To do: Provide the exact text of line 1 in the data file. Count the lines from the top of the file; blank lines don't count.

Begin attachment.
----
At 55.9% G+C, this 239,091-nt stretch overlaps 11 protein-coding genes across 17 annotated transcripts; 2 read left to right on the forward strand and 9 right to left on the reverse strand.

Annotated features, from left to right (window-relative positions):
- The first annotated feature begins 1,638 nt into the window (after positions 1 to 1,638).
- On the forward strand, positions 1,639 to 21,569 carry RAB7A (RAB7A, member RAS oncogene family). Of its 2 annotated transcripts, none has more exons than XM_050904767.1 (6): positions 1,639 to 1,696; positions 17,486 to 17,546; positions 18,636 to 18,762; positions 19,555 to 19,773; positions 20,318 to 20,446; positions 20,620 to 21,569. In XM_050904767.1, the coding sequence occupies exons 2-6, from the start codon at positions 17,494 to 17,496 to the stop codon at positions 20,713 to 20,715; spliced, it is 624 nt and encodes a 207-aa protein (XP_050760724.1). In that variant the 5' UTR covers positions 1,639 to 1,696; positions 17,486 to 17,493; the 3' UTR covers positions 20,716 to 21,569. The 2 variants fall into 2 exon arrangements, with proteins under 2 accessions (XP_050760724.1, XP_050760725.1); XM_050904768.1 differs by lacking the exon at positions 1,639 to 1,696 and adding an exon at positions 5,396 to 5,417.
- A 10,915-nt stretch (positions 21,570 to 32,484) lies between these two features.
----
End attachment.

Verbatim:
At 55.9% G+C, this 239,091-nt stretch overlaps 11 protein-coding genes across 17 annotated transcripts; 2 read left to right on the forward strand and 9 right to left on the reverse strand.